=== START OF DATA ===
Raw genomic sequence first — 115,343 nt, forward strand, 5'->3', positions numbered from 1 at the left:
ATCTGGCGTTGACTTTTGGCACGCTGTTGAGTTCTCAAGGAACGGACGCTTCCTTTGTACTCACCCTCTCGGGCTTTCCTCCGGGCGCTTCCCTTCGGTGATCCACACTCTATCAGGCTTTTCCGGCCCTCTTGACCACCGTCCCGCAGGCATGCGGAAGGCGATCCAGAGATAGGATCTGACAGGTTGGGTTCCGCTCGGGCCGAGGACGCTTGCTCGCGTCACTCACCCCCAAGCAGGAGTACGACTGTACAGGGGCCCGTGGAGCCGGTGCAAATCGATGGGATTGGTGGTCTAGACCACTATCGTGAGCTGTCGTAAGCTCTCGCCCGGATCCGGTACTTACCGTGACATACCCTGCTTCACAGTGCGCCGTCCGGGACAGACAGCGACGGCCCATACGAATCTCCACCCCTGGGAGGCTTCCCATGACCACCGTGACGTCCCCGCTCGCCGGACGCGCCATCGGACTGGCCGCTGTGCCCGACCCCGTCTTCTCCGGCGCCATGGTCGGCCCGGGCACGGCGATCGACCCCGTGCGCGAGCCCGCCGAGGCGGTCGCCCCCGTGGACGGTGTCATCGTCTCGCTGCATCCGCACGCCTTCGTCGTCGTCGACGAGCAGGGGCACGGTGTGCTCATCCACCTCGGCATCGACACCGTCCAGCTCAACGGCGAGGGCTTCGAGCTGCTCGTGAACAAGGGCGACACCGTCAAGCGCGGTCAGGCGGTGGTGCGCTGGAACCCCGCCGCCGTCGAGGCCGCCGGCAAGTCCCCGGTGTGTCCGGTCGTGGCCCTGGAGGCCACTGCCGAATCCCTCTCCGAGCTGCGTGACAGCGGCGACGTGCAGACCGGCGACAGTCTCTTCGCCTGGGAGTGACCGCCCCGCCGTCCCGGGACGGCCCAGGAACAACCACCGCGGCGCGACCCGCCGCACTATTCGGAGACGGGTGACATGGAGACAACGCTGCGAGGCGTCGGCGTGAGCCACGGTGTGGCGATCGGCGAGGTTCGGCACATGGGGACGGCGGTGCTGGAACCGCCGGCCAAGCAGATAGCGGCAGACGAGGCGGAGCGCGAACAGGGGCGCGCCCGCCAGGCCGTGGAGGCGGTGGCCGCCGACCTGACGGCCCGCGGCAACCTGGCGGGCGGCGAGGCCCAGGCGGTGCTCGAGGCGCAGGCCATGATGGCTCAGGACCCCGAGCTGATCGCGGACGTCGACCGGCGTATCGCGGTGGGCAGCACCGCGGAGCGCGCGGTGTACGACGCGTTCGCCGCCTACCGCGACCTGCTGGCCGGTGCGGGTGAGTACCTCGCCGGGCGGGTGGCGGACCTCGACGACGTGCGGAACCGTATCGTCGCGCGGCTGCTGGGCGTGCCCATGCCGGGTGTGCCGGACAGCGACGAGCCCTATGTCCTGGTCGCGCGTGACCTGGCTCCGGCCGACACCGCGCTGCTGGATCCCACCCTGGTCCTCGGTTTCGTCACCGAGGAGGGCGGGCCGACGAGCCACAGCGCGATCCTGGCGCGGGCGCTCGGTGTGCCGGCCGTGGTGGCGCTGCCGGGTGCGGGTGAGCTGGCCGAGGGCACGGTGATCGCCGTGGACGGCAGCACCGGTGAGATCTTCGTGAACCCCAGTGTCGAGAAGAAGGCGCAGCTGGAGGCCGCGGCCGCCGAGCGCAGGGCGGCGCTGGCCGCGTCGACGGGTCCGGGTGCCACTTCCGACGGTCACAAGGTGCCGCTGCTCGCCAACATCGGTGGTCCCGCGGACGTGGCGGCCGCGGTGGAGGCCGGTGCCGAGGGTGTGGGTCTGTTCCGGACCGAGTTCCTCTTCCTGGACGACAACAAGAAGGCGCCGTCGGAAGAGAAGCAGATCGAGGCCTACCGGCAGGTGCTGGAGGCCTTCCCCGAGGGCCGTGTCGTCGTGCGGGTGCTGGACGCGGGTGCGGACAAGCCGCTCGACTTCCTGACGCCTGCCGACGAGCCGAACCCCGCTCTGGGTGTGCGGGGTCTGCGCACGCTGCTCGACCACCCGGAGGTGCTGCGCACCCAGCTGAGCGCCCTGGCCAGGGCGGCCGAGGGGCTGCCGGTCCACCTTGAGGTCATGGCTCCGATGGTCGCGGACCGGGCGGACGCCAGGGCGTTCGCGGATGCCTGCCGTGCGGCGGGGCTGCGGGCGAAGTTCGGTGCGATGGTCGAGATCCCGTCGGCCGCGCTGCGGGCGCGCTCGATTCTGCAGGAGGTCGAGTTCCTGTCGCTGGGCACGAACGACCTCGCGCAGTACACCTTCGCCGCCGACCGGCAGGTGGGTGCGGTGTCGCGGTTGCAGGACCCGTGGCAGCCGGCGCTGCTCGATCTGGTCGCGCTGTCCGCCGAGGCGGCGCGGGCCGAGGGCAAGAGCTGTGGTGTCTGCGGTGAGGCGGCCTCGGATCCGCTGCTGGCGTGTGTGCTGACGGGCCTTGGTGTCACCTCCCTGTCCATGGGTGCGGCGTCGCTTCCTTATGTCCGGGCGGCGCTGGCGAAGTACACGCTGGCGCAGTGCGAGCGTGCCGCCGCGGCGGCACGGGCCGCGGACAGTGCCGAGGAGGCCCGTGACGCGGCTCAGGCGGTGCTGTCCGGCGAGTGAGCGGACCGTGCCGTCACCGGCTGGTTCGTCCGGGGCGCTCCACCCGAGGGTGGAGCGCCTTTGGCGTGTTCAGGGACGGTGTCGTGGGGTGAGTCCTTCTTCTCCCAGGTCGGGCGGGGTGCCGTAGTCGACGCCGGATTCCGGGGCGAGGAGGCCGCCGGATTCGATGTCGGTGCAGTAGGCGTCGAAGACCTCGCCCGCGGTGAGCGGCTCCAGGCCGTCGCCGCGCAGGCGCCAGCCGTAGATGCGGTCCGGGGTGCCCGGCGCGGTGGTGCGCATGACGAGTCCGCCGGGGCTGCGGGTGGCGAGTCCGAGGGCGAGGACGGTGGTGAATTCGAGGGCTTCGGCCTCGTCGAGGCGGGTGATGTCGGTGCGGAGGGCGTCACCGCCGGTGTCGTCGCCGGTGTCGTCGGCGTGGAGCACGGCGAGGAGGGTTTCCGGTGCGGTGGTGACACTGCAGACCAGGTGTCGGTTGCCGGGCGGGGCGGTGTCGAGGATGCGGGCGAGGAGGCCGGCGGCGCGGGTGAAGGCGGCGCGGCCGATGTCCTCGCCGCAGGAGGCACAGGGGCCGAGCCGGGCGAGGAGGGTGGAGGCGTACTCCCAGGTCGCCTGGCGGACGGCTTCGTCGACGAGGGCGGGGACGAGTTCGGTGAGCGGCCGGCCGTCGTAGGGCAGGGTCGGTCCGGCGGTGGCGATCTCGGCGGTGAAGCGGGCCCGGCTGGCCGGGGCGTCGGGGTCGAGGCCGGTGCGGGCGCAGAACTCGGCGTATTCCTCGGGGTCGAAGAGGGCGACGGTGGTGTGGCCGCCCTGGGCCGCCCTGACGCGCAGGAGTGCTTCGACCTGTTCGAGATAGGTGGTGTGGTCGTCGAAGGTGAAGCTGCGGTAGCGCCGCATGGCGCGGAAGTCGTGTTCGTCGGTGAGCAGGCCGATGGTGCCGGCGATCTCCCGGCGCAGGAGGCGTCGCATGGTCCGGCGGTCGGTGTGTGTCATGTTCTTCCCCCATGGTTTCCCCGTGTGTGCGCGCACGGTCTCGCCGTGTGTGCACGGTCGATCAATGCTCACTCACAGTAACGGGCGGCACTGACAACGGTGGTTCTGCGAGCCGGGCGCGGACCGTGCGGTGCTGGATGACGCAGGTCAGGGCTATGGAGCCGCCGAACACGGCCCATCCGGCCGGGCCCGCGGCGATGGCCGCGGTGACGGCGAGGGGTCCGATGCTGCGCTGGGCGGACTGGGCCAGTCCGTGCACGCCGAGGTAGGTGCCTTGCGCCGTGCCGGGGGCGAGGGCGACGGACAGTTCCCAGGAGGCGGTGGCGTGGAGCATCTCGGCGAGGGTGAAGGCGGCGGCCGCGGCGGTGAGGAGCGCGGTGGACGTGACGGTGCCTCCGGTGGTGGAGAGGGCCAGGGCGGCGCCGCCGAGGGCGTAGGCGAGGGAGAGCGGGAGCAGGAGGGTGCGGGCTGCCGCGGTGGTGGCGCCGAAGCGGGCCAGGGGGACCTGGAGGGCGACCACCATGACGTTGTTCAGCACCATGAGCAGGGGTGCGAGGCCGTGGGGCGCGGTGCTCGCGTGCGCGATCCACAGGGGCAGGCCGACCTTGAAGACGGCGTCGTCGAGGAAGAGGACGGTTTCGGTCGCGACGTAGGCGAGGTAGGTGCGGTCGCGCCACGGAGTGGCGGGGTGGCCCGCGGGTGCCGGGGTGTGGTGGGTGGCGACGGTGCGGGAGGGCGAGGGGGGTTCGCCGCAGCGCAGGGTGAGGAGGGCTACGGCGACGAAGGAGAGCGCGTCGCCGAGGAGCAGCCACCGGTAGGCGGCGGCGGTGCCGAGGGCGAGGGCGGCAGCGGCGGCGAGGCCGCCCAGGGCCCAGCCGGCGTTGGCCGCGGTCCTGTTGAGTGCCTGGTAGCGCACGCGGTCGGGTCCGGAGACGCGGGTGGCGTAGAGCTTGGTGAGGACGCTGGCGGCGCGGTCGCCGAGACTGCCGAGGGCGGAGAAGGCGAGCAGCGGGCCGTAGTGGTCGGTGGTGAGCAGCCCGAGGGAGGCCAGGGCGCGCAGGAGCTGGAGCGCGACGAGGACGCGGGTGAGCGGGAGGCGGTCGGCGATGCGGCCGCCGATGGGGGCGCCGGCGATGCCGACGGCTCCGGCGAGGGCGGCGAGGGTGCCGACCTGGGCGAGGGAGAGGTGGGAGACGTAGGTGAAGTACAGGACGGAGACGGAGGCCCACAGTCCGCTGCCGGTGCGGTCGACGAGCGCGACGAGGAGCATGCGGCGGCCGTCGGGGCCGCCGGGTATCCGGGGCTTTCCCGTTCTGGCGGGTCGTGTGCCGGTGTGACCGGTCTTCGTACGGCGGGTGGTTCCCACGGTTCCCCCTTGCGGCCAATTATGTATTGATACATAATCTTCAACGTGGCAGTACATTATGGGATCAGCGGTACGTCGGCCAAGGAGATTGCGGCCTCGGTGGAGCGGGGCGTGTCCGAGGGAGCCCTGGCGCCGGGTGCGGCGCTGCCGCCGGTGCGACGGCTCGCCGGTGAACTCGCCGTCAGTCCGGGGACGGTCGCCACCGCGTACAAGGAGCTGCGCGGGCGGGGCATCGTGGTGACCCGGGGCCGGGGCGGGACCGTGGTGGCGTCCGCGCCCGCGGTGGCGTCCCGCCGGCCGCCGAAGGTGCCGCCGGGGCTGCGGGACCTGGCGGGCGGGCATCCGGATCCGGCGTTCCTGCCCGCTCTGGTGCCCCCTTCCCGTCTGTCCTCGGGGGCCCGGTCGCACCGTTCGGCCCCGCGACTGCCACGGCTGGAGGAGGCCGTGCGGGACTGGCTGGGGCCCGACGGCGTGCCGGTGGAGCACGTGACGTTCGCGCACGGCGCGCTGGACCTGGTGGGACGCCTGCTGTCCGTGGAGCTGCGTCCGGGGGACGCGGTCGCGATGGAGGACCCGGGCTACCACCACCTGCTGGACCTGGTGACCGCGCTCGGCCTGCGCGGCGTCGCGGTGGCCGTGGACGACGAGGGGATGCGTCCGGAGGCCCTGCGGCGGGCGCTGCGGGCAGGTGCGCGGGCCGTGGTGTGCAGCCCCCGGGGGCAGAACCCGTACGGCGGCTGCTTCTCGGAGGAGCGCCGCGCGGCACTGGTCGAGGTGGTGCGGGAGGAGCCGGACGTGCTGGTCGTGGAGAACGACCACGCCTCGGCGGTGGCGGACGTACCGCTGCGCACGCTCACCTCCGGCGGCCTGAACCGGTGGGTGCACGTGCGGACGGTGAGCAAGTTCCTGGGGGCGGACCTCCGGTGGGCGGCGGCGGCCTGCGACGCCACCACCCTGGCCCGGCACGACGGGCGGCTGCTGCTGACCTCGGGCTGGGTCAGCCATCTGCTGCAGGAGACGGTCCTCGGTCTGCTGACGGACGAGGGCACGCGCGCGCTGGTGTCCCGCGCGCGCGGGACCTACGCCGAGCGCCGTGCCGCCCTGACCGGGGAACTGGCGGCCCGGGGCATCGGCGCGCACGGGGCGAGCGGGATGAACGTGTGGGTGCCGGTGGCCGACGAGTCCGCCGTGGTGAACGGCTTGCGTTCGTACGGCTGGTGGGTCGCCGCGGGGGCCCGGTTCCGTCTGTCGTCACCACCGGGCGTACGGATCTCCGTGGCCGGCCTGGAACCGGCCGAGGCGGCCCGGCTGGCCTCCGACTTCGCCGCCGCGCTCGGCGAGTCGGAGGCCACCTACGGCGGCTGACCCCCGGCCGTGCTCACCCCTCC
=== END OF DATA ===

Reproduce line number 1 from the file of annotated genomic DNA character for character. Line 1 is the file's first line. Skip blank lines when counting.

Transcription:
Raw genomic sequence first — 115,343 nt, forward strand, 5'->3', positions numbered from 1 at the left: